Large Intestine

The undigested food is moved by peristalsis from the small intestine and into the large intestine.

Water is absorbed back into the body in the colon, and what is left is stored in the rectum, the lower part of the large intestine, until we are ready to go to the toilet.

It then comes out of the rectum through the anus as faeces. This process is called egestion. Sometimes it is confused with excretion (which means removal of waste made by the body).

The large intestine contains many bacteria which are important because they can digest some substances that humans cannot digest, such as fibre, and reduce the chance of harmful bacteria causing disease.

This video sums up the journey of food as it passes through the digestive system. It’s exactly what Tanno and Iguda would have seen from the Microwidget. Remember though, Tanno and Iguda reversed back from the large intestine and were absorbed into the blood instead.

The large intestine is actually only about a quarter of the length of the small intestine.
Sometimes the undigested food can stay in the large intestine for up to 2 days!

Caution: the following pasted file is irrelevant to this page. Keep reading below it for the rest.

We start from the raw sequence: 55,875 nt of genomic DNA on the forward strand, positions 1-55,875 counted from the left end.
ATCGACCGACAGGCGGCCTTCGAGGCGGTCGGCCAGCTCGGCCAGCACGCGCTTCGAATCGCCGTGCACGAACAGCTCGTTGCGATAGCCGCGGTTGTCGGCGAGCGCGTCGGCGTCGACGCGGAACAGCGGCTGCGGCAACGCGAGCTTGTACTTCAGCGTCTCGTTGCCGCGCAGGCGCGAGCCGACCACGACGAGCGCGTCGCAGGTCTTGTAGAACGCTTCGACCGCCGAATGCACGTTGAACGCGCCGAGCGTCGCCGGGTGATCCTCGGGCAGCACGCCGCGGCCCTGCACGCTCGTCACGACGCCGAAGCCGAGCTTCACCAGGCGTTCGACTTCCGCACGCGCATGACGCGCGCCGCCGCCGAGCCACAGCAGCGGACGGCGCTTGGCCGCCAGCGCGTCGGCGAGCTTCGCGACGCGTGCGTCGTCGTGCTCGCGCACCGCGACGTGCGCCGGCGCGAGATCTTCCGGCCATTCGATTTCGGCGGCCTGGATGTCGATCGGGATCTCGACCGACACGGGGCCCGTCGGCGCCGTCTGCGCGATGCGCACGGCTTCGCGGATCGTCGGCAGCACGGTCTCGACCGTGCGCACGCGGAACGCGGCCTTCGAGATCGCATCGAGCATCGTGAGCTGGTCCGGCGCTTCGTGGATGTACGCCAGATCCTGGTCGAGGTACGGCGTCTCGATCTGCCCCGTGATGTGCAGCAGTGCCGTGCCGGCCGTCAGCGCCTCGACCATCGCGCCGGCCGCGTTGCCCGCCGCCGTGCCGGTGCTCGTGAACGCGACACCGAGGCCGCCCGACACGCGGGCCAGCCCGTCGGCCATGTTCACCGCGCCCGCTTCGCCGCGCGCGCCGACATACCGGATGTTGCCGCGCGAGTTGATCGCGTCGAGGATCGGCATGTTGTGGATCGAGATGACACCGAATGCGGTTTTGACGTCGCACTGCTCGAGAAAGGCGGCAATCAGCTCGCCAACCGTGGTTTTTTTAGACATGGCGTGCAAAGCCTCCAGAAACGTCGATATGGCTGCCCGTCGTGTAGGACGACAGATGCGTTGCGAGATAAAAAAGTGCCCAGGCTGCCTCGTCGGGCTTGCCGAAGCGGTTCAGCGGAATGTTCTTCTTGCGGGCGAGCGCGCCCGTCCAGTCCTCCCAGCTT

The bacteria in the large intestine produce a gas!


Demonstration of peristalsis

You will need:
1) a tennis ball
2) an old pair of tights

A simple way of showing how peristalsis happens is to try and push the tennis ball through the old pair of tights. You could time yourself to see how quickly this could happen.

Try replacing the tennis ball with something softer. Does this affect the time to squeeze it through the tights? Does it demonstrate the importance of softening the food at the start of digestion?

Don’t get confused – this process is called ‘peristalsis’, not ‘peristennis’!!

You can go to the previous PostcardsFromTheBody secret pages by clicking the places below.

MouthStomachSmall Intestine
Photo of PostcardFromThe Mouth